During the latest years we have witnessed to a proliferation of Regional Trade Agreements (RTA),[1] partly as a response by many countries to the slow progress of the Doha Round of multilateral trade negotiations. In principle, if RTAs meet the full spirit of article 24 of GATT, they constitute a step toward global free trade; however, in practice there is a strong debate as to whether they favour or act as a constraint to the multilateral trading system and to poor countries’ development. To give a proper answer to this question is beyond the scope of this paper; however, we offer a few reflections to promote the debate.

3.1 The problem with asymmetric agreements

Certainly, it is true that, by entering a regional trade agreement, a country reduces the incentives to extend its efforts to achieve trade liberalization at a multilateral level. However, RTAs become even more problematic when they imply agreements between advanced and developing countries. This is one of the most critical aspects: several of the new bilateral trade agreements are, in fact, far from being truly regional and involve mainly North-South trade flows.

It is said that, within RTAs, trade liberalisation has a mercantilist bias: a country benefits from receiving preferential access to the partner’s market and it is hurt by giving the partner similar access to its own market. Since developed countries, in general, already have low tariffs on most products, while developing countries have higher tariffs, North-South preferential trade agreements are likely to harm developing (South) countries. According to this point of view, for small developing countries, liberalization on the basis of receiving “Most Favoured Nation” status could remain a better option than does entry into an RTA.

More generally, whenever a regional trade agreement involves advanced and developing countries, a clear asymmetry emerges since the former inevitably have a stronger bargaining power than do the latter. Therefore, if one strictly considers the negotiation process of trade deals, a fair multilateral trading system can better safeguard the interests of developing countries. The words of His Holiness Paul VI are pertinent in this regard: “The teaching of Leo XIII in Rerum Novarum is always valid: if the positions of the contracting parties are too unequal, the consent of the parties does not suffice to guarantee the justice of their contract, and the rule of free agreement remains subservient to the demands of the natural law. What was true of the just wage for the individual is also true of international contracts: an economy of exchange can no longer be based solely on the law of free competition, a law which, in its turn, too often creates an economic dictatorship. Freedom of trade is fair only if it is subject to the demands of social justice” (Populorum progressio, n. 59).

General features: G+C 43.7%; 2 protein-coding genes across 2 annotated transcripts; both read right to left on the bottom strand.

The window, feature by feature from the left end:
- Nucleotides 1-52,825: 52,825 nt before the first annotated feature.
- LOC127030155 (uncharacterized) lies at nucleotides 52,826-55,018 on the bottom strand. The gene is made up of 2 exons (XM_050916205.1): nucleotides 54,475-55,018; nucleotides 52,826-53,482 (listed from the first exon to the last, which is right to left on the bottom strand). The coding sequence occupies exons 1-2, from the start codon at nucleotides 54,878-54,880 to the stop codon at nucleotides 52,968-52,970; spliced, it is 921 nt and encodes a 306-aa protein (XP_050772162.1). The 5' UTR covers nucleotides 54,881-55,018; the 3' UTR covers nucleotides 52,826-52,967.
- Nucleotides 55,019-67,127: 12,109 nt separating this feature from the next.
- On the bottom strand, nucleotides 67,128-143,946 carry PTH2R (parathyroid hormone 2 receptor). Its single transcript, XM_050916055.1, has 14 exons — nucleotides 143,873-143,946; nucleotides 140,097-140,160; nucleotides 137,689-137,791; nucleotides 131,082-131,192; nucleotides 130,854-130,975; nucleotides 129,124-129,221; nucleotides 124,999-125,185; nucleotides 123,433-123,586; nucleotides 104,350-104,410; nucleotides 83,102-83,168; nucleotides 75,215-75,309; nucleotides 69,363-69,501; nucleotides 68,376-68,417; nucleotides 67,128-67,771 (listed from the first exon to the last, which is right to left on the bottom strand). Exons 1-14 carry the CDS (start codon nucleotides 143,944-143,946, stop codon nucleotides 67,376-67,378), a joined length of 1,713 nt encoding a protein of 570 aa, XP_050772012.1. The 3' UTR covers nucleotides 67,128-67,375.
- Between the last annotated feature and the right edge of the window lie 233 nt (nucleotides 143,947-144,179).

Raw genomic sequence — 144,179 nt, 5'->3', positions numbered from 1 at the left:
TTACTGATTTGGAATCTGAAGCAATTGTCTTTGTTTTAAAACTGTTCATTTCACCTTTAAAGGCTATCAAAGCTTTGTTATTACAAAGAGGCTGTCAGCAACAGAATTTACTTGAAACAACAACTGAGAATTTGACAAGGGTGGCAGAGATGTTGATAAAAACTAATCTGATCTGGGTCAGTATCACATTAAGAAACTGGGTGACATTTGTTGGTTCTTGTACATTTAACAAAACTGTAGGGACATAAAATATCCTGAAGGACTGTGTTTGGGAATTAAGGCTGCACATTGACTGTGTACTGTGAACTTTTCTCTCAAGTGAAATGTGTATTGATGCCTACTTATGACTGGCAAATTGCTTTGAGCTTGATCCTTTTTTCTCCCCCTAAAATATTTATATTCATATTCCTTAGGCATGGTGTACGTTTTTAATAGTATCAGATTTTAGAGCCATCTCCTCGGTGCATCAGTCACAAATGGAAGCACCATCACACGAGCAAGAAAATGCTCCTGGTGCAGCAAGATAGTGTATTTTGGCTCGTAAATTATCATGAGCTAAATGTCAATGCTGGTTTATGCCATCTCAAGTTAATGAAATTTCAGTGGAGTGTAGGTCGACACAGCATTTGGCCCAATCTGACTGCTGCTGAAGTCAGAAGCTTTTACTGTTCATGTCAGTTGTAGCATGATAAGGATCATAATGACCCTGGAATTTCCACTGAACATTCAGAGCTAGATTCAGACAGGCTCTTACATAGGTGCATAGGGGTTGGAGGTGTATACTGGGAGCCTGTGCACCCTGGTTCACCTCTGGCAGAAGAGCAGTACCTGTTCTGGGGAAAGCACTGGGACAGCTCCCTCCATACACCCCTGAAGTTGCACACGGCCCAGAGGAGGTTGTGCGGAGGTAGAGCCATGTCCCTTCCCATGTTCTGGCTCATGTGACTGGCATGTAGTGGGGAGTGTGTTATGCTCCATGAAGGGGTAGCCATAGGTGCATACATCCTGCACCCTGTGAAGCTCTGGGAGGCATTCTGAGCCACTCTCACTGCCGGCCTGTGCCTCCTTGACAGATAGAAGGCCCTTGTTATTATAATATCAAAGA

3.2 Rules of origin and regional trade agreements

RTAs are not uniformly distributed throughout the world; to the contrary, they are organized with hubs and spokes. The hubs are mainly advanced economies (such as US, EU, Japan), but also include the new emerging trade leaders (such as China, India and Brazil), and the spokes are, for the most part, the developing countries. Since advanced economies tend to apply uniform tariffs to developing countries, the result is that the web of regional trade agreements is rather simple, if analyzed from the perspective of a hub country, but extremely complicated, when analyzed from the perspective of a spoke country that has to deal with different tariffs applied by different hubs and other spokes.

The presence of Rules of Origin (ROO) in RTAs increases the asymmetry between hub and spoke countries. While a typical firm located in the EU faces a single set of ROO when exporting to any country in Africa (these are the EU rules of origin), a typical African firm faces the EU rules of origin when exporting to Europe, those of NAFTA when exporting to the US and the Japanese ROO when exporting to Japan. It is clear that this creates a strong constraint on the production of the African firm. Such constraints are strengthened by the increasing unbundling of the value chain that implies outsourcing (or offshoring) of different tasks in different places (countries). Since efficiency requires the fragmentation of production, in order to be competitive, developing countries, need to import inputs of parts for the production of goods that they plan to export in the RTA. However, in this way, they may fail to achieve the required threshold of value added to be produced within the RTA. Moreover, among developing countries, the poorest and the smallest are often able to perform only simple assembly operations and may not be able to meet the requirement of ROO that, on the other hand, can more easily be met by larger developing countries. Therefore, it would be more desirable for advanced economies to grant developing countries more flexible rules of origin.